A week later, the Breaking Bad finale is starting to grow on me. I didn’t like it at first. I thought the second to last episode would have made a better ending, with Walt sitting alone at the bar, waiting for the police, knowing that he’d done all this for nothing. That his son wouldn’t even talk to him, wouldn’t take his money.
And the revenge plan went off too well in the final episode. The only complication was the neo-nazis taking Walt’s keys away from him. Everything else went off without a hitch. Yeah, he got shot, but he wanted to die anyway.
So I decided to think of the final episode as Walt’s fantasy, concocted in part during his time up in the cabin and in part on the spur of the moment at the bar before the police arrive. Basically the same idea Emily Nussbaum had:
It’s not that Walt needed to suffer, necessarily, for the show’s finale to be challenging, or original, or meaningful: but Walt succeeded with so little true friction—maintaining his legend, reconciling with family, avenging Hank, freeing Jesse, all genuine evil off-loaded onto other, badder bad guys—that it felt quite unlike the destabilizing series that I’d been watching for years. If, instead, we were watching Walt’s compensatory fantasy, it was a fascinating glimpse into the man’s mind—akin to the one in the movie “Mulholland Drive,” a poignant, tragic attempt to fix a life that is unfixable.
In my interpretation, Jesse didn’t live long enough to be killed by Walt — the whole idea of him being kept captive would have been a figment of Walt’s imagination, a way for him to redeem himself by saving Jesse instead of condemning him. Jesse dying is probably a kinder fate than being turned into a slave and having to see yet another girlfriend killed.
But my ending would have been too much of a traditional “crime does not pay” story. Sure, in that version Lydia and Jack’s gang get away, so crime would have paid for them. But the series is about Walt and Jesse, not Jack. So I’m starting to come around on the ending.
In the real ending, Walt did manage to leave a tidy sum to his family, accomplishing exactly what he set out to do in the first episode. But in the process he lost everything. He ruined the lives of his family. He got Hank killed. He spent six months sick and dying alone in the cabin, which was probably worse than being in prison. So crime did pay, but it also cost dearly.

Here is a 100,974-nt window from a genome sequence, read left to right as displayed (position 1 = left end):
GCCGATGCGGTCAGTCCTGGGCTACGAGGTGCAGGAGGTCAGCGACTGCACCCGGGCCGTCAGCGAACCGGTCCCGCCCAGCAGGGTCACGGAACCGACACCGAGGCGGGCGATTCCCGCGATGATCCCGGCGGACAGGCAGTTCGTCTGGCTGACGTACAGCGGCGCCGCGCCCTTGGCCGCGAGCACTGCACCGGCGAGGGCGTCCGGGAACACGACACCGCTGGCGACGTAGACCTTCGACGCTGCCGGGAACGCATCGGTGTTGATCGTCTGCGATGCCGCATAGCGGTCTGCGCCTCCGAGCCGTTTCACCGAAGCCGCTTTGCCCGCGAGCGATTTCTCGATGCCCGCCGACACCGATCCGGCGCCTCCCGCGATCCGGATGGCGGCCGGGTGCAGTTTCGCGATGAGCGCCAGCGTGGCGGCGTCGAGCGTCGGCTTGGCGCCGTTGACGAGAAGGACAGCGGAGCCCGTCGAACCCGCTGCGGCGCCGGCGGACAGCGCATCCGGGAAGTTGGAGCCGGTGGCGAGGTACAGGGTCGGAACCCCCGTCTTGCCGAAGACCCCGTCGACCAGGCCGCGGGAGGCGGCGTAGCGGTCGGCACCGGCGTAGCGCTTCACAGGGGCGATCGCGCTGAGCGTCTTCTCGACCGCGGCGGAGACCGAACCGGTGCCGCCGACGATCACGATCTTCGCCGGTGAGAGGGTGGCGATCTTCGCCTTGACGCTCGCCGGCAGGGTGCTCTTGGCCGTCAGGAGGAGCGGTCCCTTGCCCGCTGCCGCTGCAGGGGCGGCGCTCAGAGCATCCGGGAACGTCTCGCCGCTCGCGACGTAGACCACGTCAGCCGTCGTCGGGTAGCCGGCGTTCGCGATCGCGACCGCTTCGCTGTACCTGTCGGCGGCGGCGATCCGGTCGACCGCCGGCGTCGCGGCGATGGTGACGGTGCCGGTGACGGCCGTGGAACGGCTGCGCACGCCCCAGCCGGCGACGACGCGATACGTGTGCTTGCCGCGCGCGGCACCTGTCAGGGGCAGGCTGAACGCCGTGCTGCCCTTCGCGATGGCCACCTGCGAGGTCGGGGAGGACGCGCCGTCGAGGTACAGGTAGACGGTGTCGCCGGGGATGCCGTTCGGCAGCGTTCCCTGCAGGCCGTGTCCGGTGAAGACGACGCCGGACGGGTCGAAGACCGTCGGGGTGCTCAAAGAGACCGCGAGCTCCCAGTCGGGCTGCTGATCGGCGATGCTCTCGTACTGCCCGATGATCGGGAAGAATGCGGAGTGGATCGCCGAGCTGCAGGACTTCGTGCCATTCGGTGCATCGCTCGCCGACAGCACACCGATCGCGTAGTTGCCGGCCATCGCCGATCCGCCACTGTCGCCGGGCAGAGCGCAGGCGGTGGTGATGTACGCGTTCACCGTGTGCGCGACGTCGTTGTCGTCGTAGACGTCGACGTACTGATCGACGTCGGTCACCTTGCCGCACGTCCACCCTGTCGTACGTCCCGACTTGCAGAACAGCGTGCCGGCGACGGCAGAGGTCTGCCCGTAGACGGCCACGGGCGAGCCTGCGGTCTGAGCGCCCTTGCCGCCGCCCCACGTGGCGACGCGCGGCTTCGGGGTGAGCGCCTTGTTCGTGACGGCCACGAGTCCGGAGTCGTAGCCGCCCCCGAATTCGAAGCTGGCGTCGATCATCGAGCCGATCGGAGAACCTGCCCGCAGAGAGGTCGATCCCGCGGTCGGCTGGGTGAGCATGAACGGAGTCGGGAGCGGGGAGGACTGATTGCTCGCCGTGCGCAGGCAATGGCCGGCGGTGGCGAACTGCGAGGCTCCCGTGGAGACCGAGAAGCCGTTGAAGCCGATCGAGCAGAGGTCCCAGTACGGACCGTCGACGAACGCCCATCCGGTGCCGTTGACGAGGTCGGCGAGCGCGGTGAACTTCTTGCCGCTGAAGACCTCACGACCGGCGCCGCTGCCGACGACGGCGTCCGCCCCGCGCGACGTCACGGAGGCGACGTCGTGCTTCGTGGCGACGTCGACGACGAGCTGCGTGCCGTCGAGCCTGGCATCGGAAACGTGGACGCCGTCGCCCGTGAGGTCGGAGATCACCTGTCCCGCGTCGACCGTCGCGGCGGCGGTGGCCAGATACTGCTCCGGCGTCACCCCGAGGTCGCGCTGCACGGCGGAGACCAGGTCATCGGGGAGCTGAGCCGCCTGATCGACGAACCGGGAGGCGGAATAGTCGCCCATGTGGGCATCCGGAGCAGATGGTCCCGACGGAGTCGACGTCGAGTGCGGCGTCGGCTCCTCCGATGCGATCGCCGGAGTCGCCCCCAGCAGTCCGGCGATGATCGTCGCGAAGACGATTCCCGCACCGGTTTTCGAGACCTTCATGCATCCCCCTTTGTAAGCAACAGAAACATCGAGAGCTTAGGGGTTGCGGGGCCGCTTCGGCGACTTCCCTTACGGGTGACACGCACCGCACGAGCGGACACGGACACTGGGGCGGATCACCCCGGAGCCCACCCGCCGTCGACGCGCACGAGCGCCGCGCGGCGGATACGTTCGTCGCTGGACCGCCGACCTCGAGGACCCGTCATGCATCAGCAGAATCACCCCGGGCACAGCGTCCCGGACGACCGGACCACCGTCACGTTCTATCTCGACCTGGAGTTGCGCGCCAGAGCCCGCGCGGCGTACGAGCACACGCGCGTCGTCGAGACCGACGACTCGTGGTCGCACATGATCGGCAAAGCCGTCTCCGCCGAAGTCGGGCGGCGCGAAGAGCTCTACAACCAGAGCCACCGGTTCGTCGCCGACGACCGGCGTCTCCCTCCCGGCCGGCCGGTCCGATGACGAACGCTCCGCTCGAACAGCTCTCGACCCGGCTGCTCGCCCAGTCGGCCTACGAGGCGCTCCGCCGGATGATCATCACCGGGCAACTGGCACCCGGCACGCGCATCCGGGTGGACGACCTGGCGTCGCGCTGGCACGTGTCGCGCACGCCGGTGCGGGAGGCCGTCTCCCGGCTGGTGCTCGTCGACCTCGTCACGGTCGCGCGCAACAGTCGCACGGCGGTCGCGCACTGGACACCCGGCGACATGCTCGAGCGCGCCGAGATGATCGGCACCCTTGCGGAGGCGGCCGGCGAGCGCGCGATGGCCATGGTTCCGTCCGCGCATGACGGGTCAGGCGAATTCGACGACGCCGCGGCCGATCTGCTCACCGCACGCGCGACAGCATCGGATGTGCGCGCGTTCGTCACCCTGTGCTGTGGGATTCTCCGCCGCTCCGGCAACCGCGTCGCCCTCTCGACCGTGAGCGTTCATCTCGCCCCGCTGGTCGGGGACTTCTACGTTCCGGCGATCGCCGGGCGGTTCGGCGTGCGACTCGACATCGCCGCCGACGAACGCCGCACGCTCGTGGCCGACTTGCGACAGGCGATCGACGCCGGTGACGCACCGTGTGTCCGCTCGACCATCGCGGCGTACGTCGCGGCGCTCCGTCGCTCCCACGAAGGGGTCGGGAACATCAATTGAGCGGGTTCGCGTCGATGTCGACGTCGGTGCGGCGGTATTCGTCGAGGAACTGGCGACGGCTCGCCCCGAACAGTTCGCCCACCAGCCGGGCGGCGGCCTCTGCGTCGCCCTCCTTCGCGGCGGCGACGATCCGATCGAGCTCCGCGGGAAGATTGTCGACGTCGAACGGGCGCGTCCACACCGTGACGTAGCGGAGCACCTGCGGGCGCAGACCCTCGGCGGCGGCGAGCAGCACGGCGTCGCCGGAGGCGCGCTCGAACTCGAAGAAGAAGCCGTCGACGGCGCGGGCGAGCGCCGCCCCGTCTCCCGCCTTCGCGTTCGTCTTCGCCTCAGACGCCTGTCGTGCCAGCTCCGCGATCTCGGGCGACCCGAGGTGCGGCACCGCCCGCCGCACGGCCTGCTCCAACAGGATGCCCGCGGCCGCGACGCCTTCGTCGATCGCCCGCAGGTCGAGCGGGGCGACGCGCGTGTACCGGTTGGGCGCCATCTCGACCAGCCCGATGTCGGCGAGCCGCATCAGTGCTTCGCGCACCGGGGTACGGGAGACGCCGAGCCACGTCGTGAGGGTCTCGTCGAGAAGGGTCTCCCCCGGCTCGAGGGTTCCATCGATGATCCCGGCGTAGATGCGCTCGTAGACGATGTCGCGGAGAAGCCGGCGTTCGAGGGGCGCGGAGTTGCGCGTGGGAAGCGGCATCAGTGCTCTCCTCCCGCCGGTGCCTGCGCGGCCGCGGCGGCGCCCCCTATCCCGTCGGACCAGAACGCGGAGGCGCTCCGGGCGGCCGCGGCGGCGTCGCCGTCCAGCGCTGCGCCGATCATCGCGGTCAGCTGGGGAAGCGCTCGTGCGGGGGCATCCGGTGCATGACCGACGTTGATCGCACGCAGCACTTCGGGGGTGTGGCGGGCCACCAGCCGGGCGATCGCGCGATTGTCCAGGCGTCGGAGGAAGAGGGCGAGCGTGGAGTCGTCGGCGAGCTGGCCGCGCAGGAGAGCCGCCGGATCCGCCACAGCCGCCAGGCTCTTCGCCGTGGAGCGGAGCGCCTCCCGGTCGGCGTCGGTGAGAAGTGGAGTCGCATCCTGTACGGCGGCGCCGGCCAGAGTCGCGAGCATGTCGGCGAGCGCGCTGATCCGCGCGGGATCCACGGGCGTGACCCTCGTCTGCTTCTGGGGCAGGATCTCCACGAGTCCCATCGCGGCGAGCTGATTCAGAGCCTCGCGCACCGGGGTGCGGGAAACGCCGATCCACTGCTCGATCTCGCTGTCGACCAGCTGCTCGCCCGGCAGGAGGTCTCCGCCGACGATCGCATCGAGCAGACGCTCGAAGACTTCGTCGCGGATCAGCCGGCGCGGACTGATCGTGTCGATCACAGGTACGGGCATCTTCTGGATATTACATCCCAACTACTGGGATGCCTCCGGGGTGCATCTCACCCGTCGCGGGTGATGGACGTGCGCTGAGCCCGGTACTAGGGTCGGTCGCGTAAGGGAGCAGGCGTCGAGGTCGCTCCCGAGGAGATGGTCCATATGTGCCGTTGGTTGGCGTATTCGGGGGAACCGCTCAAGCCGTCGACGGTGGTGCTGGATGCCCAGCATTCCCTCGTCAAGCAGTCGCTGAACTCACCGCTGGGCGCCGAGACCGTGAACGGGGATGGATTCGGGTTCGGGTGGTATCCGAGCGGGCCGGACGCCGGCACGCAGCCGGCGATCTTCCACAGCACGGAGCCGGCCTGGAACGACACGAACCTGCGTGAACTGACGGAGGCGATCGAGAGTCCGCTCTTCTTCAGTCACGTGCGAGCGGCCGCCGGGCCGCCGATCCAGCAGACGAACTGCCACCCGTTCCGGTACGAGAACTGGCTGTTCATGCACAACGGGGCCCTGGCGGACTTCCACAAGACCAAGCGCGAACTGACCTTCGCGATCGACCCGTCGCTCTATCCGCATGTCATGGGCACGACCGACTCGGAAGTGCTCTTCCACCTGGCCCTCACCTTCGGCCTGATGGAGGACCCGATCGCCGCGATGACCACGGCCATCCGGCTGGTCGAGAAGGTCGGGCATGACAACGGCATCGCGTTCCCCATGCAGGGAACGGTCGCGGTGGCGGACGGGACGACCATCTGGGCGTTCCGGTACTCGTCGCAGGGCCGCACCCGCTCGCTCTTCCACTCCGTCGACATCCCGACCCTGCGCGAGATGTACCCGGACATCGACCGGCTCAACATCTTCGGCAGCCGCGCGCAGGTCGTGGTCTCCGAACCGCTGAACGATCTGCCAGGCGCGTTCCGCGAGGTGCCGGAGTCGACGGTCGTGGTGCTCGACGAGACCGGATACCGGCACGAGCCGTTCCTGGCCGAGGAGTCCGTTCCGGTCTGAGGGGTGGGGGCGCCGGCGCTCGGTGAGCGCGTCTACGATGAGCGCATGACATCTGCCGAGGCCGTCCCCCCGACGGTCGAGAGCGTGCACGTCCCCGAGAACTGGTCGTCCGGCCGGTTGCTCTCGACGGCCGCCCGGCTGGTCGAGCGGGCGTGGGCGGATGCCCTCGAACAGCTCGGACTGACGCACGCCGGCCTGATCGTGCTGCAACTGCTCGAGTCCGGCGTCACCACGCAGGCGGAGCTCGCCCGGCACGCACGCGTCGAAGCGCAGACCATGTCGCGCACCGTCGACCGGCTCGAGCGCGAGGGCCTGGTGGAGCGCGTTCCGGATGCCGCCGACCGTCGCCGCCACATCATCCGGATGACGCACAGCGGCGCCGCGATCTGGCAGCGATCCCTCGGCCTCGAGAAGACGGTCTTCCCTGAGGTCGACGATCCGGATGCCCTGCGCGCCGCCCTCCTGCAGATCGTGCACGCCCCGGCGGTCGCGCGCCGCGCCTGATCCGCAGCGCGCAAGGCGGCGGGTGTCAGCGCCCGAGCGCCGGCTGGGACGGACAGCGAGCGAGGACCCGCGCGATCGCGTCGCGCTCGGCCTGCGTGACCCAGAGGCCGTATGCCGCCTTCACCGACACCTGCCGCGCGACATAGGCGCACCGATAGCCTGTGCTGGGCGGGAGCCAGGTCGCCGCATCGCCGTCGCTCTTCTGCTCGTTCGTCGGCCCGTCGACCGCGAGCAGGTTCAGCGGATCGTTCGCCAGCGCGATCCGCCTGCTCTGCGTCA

As to to the ease with which he was able to dispatch his enemies, Warren Ellis proposes a interesting explanation: things go well for Walt only when he’s in “full Heisenberg” mode. When he lets the Walt side make decisions, things get fucked up. The reason the schemes in the end work so well is that Walt is damn near dead by the end — just like Gretchen said. Heisenberg is making all the decisions and everything goes smoothly — up until the end, when he gets hit by a ricocheting bullet. But that happens because he saved Jesse, and saving Jesse was a Walt move, not a Heisenberg move. So he dies only because Walt takes over for a moment.
I still find it a bit unsatisfying, but hey, it was good enough.
October 15, 2013 at 9:31 am
Up until season 7, Walt’s journey was the classic “I bit too much underworld” story that we’ve seen in many movies before, take Scarface for example. The premise that you can have “normal human values (i.e. sympathy, etc..)” and still operate as a druglord is a false one and the writers indulged in it for too long – I think in part to satisfy the viewers – killing Jesse would have produced too big of a backlash from fans.
Funny, because I really liked bad Walt, in “full Heisenberg” mode. He was doing things right and was accepting his role… until he had his fit of conscience. And in real life underworld these kind of “change of heart” situations would have had him killed in seconds, certainly not walking away with 8 million dollars.
The ending wasn’t bad, but like I said, I feel that the writers wrote for the viewers and not for the integrity of plot. Walt remaining antihero until the end would have adhered to true film noir precepts.